Maybe Using Less Social Media Is The Path To Online Success – http://www.businessesgrow.com/2012/05/30/maybe-using-less-social-media-is-the-path-to-online-success/
Across the board, influencers are relentlessly attempting to differentiate themselves from the sea of 1,500,000,000 (1.5 billion) combined tweets and posts per day. While everyone wants to be the next Red Bull and blow up with half a million shares, virality is rarely ever achieved. Here are 3 tips to remember as you construct your next campaign and push for social infamy.
1. Want to go viral? Remember the basics.
When constructing a post remember what your audience, in this case anyone who consumes social content, is looking for. Make sure your wording, including a call to action, is interesting and concise. Chances are, if your introductory verbiage is bland, so is your content.
Avoid blocks of text. A few paragraphs are perfectly fine but nobody wants to read a wall of text. Break it up, use bullets, indents, and alter font (bold / italics) to create some visual relief.
Always include media. Let face it, we’re lazy and it’s much easier to glance at a picture or watch a video than it is to read, even if your text is short, say 140 characters, a picture or video brings a missing aesthetic element that will help your post standout.
Post on multiple platforms. Promote your content and make your call to action visible wherever you can. Publishing your information on various different sites will boost cross promotion, that is, a retweet on Twitter could ultimately translate into a comment on LinkedIn. At the end of the day the old adage still holds true, any publicity is good publicity, it doesn’t matter where that comes from. Fortunately, multiplatform integration has made simultaneously publishing one post to multiple sites extraordinarily easy.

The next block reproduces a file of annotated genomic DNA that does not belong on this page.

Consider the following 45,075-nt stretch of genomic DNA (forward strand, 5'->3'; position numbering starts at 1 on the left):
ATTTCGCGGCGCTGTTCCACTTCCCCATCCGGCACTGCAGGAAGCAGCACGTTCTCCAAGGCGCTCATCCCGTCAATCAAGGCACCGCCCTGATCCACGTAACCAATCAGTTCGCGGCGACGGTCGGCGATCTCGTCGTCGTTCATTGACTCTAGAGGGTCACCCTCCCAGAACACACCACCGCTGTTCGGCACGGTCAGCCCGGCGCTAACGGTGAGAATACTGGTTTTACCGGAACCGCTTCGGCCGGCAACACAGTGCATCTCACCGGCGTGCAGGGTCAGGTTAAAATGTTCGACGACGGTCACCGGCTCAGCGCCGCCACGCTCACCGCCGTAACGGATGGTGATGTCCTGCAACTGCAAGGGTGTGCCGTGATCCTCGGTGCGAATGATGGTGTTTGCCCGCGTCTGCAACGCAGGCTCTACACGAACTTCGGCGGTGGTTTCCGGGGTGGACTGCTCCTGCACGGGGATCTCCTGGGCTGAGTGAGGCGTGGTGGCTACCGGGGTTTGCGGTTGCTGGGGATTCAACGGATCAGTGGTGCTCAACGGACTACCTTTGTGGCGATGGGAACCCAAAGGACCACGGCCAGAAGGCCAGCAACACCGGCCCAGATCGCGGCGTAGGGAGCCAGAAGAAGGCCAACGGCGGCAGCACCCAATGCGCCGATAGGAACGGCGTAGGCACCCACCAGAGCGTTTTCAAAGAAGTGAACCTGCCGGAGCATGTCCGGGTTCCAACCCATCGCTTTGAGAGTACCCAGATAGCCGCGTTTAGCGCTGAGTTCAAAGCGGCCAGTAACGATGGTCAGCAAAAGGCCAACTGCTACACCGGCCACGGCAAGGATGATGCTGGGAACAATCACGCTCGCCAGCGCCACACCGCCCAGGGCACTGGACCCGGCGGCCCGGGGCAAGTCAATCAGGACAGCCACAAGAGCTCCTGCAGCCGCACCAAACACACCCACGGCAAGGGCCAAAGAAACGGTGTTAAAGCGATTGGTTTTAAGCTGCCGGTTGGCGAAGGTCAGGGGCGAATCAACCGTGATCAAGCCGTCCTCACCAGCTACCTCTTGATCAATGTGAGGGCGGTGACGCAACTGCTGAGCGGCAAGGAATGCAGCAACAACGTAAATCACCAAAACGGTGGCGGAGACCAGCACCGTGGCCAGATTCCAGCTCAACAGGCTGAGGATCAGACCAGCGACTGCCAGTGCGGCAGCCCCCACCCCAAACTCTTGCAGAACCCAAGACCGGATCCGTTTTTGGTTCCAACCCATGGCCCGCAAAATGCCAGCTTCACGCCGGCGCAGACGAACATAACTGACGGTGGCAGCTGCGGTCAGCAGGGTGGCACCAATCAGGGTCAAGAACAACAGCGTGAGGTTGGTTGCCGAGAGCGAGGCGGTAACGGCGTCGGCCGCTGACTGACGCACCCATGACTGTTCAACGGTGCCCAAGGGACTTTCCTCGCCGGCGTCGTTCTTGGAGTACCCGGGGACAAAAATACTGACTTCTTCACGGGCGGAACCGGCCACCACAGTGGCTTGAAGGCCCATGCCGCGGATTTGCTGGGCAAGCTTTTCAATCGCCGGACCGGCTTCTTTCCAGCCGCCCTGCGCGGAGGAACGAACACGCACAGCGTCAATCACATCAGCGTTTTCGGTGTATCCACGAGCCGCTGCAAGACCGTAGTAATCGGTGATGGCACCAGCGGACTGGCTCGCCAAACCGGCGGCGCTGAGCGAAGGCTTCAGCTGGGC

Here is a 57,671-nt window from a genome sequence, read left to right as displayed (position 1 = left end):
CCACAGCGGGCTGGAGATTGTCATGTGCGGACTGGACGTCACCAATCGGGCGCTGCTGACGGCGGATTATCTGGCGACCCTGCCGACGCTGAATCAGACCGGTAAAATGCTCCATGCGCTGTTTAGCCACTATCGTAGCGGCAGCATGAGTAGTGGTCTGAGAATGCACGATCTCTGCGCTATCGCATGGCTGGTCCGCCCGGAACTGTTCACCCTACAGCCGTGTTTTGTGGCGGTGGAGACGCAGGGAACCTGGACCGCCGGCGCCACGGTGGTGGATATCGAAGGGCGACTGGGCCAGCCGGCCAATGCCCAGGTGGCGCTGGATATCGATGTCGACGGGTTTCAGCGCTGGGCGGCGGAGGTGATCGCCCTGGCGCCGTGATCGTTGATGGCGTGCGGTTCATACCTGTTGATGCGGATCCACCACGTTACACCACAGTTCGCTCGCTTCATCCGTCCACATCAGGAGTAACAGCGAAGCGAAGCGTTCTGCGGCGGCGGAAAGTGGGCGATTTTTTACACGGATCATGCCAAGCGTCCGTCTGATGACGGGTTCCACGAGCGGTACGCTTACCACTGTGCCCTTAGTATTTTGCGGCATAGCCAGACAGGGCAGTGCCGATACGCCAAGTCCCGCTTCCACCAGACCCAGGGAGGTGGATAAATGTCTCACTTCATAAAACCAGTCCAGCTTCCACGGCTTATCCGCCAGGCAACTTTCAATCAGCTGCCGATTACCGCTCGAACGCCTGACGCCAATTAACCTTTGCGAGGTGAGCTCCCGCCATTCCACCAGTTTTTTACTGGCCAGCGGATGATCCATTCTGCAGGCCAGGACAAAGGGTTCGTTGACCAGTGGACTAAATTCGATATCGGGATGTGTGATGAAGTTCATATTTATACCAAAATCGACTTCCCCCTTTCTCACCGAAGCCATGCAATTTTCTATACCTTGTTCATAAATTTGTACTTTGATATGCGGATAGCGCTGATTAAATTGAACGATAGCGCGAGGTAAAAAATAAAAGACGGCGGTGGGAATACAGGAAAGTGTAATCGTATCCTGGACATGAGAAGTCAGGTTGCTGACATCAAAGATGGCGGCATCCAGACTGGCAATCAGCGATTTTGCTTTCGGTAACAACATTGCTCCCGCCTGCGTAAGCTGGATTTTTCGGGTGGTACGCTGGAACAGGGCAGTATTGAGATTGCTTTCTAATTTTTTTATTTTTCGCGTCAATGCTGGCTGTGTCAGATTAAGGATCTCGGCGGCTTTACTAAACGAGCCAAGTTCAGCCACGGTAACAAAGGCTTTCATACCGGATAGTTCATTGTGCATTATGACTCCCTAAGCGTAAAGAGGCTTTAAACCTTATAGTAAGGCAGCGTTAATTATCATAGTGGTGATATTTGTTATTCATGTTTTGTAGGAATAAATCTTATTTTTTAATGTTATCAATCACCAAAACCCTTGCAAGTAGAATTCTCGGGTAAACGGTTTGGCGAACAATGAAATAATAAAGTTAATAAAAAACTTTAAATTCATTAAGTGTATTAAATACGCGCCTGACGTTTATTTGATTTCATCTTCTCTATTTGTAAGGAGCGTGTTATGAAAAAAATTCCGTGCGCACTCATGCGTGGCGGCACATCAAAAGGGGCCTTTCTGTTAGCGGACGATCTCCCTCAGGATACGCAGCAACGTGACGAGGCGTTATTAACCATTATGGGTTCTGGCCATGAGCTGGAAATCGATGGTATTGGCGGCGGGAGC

2. If you want something, ask for it. Better yet, require it.
Unfortunately, you cannot expect your average social media user to retweet, reblog, or share something just because. While there certainly are some that do, it is important to remember that they are the exception and not the rule. However, by simply including a purposeful call to action within your post, you can often incite social consumers who typically remain on the sidelines into promoting your content. That being said, when aiming for virality, content creators should head in a different direction.
At risk of getting too far into gamificaiton, by hosting a contest, i.e. “Submit an offroad picture of you and your Jeep. The owner of the photo that receives the most likes wins a weekend at Jeep Adventure Camp! Users must share this post to win.” , influencers can directly drive virality.
For instance, the above post, includes not only a call to action “Submit an offroad picture of you and your Jeep”, but promotes sharing on 2 levels. First, and more overtly, the forced share – “Users must share this post to win.” The second tier of sharing or subshares, occur when uploading users (users who posted photos of their offroading Jeeps) ask that their friends, followers, connections, etc. interact on the host page, in this case Jeep’s Facebook, because the uploading user needs something (in this situation likes on their uploaded photo) in order to win the contest. This creates multiple waves of activity that drives traffic, prevents your content from going stagnant, increases total reach, and ultimately gives you a shot at virality.
3. Timing is everything.
Remember, social networks utilize the feed system, until a post starts seeing some activity, the playing field is level – the newer the better. With that in mind, it becomes clear that attracting shares and retweets immediately is the key to your dreams of virality. If you don’t see some activity almost immediately upon posting, there is a good shot your content will plummet into oblivion. In order to avoid this, influencers must time their posts properly. Social networks see a spike in activity early in the morning (8am-9am), late afternoon (3pm-4pm), and late night (10pm-11pm). While posting in these windows by no means guarantees activity, they gives content creators the best shot to attract users.